EXCLUSIVE by Scottish Energy News
Norway’s Olsen Renewables has made a second application in its bid to win permission to build a wind-power electricity generating station in a Scottish forest after the Brit-Govt cut subsidies for two years ago.
Yesterday, it announced that it had also cut the number of wind-turbines proposed for the Fetteresso forest wind farm, five miles west of Stonehaven.
It has submitted an application for a ‘scoping document’ – which is a precursor to a full bid for planning permission for a project with 10 turbines with blade-tip heights of 200 metres.
An Olsen spokesman explained: “Fetteresso Wind Farm was originally proposed in 2015 allowing some early stage surveys and discussions with Aberdeenshire Council, Scottish Natural Heritage and the Scottish Environmental Protection Agency.
“This original proposal was for a 17-turbine project, which extended the wind farm to the east of the existing development at Mid Hill.
“However, following the removal of financial support for onshore wind projects < in Brit-Govt’s Rudd Review>, a review was also subsequently undertaken on the proposed Fetteresso Wind Farm layout to ensure the scheme is viable and efficiency is maximised.
“This review has taken into account planning, landscape and environmental factors as well as giving close attention to the wind energy resource and potential energy yield of the proposed development.
“Consequently, following this review the current layout is now for 10 turbines, located in close proximity to the existing Mid Hill Wind Farm.”
The proposed development is located on land owned by the Scot-Govt. and managed on its behalf by Forest Enterprise Scotland. The site is contained within Fetteresso Forest in the Grampian mountain range in Aberdeenshire.
The proposed development comprise up to 10 wind turbines, with 4 at 200m to tip height, 3 at 180m to tip height and 3 at 149.9 m to tip height, along with turbine foundations, crane support pads, access tracks and an external transformer housing.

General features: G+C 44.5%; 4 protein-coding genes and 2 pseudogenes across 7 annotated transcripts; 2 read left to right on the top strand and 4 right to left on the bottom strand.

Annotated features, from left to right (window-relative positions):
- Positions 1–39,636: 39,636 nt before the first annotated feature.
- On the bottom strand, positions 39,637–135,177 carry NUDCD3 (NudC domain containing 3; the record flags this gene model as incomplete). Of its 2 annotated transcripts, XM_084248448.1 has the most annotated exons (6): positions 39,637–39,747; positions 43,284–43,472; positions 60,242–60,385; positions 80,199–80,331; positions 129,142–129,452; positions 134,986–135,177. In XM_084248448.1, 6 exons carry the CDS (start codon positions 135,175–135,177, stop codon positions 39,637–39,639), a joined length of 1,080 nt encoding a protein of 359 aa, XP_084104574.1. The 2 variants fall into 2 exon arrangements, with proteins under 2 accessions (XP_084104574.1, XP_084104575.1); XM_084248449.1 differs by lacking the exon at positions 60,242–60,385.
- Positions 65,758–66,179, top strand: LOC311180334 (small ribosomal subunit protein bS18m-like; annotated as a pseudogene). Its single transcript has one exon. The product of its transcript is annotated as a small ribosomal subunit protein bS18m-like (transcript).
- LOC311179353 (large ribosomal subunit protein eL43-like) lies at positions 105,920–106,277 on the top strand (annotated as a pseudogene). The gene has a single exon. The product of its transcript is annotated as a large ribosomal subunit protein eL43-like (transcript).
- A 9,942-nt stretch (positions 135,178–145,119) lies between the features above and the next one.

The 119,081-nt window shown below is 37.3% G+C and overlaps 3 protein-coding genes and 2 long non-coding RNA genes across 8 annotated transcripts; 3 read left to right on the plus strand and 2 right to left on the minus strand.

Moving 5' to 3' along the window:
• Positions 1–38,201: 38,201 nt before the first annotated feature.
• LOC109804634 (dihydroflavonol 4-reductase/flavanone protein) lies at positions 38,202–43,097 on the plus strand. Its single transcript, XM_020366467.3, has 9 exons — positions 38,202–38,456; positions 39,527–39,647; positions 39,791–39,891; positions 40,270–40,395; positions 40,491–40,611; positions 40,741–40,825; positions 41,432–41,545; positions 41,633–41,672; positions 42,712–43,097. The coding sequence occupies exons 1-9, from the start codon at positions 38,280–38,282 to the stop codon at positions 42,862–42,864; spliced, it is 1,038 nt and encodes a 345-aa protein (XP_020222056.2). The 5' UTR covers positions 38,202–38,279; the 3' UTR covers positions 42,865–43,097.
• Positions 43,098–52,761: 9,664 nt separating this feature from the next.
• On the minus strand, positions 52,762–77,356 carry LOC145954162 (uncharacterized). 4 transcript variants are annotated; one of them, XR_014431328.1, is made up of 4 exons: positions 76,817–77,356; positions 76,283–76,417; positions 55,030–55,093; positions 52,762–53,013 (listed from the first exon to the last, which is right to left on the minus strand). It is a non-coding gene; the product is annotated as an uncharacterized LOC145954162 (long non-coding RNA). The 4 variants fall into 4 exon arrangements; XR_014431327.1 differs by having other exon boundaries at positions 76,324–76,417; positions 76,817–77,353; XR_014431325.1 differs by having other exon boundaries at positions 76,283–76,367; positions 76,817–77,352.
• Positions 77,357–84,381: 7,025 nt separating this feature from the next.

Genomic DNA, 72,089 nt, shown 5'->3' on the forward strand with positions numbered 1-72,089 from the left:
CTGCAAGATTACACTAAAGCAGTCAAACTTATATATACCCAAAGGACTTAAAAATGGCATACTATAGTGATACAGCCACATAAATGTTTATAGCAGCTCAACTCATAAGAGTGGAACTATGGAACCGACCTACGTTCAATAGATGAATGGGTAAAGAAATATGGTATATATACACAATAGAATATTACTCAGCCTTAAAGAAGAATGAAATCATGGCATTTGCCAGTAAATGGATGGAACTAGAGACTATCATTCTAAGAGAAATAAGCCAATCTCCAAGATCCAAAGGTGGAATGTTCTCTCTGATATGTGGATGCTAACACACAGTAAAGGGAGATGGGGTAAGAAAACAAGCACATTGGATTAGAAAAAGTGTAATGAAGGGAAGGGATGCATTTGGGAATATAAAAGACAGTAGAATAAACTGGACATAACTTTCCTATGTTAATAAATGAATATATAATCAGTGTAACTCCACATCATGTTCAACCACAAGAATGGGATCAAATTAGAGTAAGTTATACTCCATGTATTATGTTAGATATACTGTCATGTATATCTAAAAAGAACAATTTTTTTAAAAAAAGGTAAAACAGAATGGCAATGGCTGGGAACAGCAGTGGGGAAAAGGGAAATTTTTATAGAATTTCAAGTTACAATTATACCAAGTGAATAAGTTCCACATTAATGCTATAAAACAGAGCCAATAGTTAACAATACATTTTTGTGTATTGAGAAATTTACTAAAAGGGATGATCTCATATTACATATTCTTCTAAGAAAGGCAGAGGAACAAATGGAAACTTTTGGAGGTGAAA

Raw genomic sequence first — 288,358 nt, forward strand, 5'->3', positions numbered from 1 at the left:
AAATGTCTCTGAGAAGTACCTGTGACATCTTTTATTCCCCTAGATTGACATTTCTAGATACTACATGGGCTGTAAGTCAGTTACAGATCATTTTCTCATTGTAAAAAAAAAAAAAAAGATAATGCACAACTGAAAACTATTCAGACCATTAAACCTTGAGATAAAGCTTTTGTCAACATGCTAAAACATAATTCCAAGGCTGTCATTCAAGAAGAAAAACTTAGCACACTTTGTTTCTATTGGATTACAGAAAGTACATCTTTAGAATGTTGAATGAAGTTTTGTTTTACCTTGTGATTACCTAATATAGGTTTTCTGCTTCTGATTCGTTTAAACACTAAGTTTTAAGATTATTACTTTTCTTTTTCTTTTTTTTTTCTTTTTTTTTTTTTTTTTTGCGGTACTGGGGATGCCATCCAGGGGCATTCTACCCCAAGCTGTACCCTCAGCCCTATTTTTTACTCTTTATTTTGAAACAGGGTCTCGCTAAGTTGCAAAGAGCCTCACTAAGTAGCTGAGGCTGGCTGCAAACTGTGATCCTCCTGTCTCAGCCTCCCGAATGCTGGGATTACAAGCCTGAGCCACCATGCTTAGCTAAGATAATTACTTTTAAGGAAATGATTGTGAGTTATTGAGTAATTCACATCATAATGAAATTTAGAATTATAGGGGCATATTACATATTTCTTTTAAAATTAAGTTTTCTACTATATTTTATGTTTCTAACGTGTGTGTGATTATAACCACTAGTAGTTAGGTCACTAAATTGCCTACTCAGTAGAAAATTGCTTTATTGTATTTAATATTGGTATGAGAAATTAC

The contract for the specific turbine manufacturer has not yet been selected but it is anticipated to be similar in design (although larger) to the nearby Mid Hill Wind Farm wind turbines. Mid Hill Wind Farm – approved in October 2013 has eight German-built 2.3 MW turbines.
Another pre-application ‘scoping request’ – a necessary step required before a formal submission for planning application can be made – was also submitted to the Scot-Govt yesterday submitted by Coriolis Energy.
The Maidenhead, Berks, agency is acting on behalf of Garvary Wind Farm Ltd, which wants to build a new wind farm in Sutherland between Bonar Bridge and Lairg.
Although Highlands Council is the local planning authority, it will have no say in deciding whether the bid is approved or not as this is a Section 36 application.
The Garvary wind farm will have a generating capacity of between 50 – 100 MW capacity.
Neither it nor Coriolis Energy responded to requests from Scottish Energy News for further details.
But the agents’ application states: “Wind development is already an established characteristic of the general surroundings of the site, with existing developments including the three-turbine Lairg wind farm to the north, and the larger Rosehall and Achany developments to the west across the River Shin.
“And consent has also recently been granted for an 18-turbine development at Braemore to the west of the proposed Garvary development site.
Meanwhile, Scottish Energy Minister Paul Wheelhouse, MSP, has rejected an appeal by RES for permission to build a new 14-turbine wind-farm power station at Annabaglish, near Glenluce in Dumfries-shire.
Wheelhouse said it would have a “significant” impact on the landscape, adding that the scale of the development’s contribution towards renewable energy targets was ‘not enough to outweigh its negative effects’.